Recently, our blog has touched on lots of topics that revolve around Millennials and their impact on the economy. The reason for the frequency of this discussion is that this age group is growing more powerful by the day. As we move closer to this generation’s prime spending years, their actions will continue to reshape our economy. Recently, discussion has shifted to the group’s effect on interest rates. Bill Smead, CEO and CIO of Smead Capital Management, was even bold enough to state, “The Federal Reserve no longer sets interest rates in the United States of America—25-35 year-olds set interest rates.”
Supply and demand will dictate when there will be a rise in residential mortgage rates, so Millennial behavior will have a direct and significant influence on the timing of any uptick in rates.
The Behavior Millennials are Currently Exhibiting:
- Marrying and settling down later in life
- Waiting longer to purchase first homes
- Having children later than previous generations
- Contributing to urban infill by renting to remain close to their workplaces
When Millennials shift to actually wanting to purchase a home of their own, a surge in demand for housing and related mortgages will naturally drive rates higher.
The aforementioned behaviors have led to people taking out their first mortgage later in life. A survey from Zillow in 2015 showed that the age of the average first-time buyer in the U.S. is 33. For the previous 60 years, most Americans had taken out mortgages by the time they reached 30. While mortgage rates increased in lock step when the Fed first raised overnight borrowing rates for banks, mortgage rates are right back where they were before the Fed acted due to a lack of demand for mortgages. Mortgage rates will not change until the 25-35 year olds get ready to raise a family and move to the suburbs en masse.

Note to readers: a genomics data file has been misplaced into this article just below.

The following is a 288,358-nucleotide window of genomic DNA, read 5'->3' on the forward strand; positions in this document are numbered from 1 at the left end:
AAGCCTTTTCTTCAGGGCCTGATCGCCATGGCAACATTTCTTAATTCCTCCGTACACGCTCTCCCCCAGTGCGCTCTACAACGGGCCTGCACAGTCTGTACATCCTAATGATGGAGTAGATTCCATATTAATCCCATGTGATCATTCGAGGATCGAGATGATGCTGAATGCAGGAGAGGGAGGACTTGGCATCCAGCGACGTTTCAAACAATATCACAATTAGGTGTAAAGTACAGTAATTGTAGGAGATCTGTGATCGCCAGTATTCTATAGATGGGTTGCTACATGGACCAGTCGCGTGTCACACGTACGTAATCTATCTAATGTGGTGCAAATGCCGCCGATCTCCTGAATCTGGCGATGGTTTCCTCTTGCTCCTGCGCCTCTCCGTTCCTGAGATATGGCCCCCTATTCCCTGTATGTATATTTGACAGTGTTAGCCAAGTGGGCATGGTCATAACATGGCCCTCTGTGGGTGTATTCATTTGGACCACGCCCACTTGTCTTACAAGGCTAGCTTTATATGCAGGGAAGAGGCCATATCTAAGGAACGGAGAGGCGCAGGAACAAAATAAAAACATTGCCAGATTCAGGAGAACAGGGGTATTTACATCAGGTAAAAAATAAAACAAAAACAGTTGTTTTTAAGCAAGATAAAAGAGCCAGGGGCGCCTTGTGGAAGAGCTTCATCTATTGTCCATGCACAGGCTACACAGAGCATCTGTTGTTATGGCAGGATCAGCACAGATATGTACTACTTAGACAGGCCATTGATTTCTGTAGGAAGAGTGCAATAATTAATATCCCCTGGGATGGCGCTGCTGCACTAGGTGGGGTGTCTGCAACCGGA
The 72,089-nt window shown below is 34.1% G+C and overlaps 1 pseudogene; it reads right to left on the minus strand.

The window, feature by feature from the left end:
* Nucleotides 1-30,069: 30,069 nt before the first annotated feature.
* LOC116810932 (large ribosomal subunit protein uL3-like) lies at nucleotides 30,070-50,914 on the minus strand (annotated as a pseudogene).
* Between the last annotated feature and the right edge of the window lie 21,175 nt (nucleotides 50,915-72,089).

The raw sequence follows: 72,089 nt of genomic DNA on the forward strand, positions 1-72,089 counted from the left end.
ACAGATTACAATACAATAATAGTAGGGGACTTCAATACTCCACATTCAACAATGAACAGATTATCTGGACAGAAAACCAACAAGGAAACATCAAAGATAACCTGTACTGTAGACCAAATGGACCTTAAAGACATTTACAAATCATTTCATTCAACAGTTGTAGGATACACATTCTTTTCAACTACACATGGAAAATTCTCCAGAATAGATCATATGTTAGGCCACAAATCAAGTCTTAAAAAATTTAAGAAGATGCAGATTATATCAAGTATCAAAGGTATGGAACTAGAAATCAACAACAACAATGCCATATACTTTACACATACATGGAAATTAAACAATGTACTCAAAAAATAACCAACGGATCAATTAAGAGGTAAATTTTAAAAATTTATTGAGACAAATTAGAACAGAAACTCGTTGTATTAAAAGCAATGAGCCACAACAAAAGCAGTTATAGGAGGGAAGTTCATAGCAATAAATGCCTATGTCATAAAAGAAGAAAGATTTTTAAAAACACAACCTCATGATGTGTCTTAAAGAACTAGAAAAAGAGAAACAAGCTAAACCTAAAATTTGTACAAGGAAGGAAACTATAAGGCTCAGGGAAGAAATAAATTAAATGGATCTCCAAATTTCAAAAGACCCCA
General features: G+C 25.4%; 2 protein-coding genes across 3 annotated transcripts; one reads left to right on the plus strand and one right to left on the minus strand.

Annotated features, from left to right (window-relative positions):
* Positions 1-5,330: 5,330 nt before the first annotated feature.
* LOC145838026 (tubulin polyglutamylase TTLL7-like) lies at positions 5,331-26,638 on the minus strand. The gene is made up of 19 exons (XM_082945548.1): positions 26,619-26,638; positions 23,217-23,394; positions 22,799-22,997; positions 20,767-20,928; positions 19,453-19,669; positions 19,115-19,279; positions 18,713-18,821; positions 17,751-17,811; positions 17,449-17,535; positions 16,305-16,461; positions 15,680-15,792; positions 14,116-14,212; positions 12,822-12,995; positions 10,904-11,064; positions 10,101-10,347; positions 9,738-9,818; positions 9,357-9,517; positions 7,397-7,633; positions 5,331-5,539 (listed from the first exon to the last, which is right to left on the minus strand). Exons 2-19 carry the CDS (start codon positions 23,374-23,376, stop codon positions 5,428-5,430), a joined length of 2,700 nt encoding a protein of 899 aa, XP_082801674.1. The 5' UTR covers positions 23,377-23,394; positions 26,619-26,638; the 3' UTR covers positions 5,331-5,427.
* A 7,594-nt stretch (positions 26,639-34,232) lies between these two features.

We may already be seeing the early stages of the Great Millennial Migration. As reported in the New York Times, a substantial amount of Millennials are saving for a down payment and would even use funds for either a wedding or honeymoon to get them closer to home ownership. A Bank of America/USA Today survey showed that 32 percent of Millennials reported saving for a house. From the brokerage end, Redfin shared that “38 percent of Millennials would or have put off a wedding or honeymoon to save for a down payment on a home.”
New home mortgage applications are also on the rise. The Mortgage Bankers Association’s latest report showed a 17 percent increase in applications during March as compared to February. Average loan sizes have also increased, rising from $328,370 to $339,296. First time buyers are getting involved in Redfin home tours (57%) and are taking home-purchase education classes. Redfin chief economist Nela Richardson said, “I think it is significant. They are sticking a toe in the water.”
Many Millennials have delayed home buying for as long as they can. The housing market and interest rates will soon be feeling the full force of this generation. The country should be prepared for housing demand and mortgage rates to steadily rise for years to come.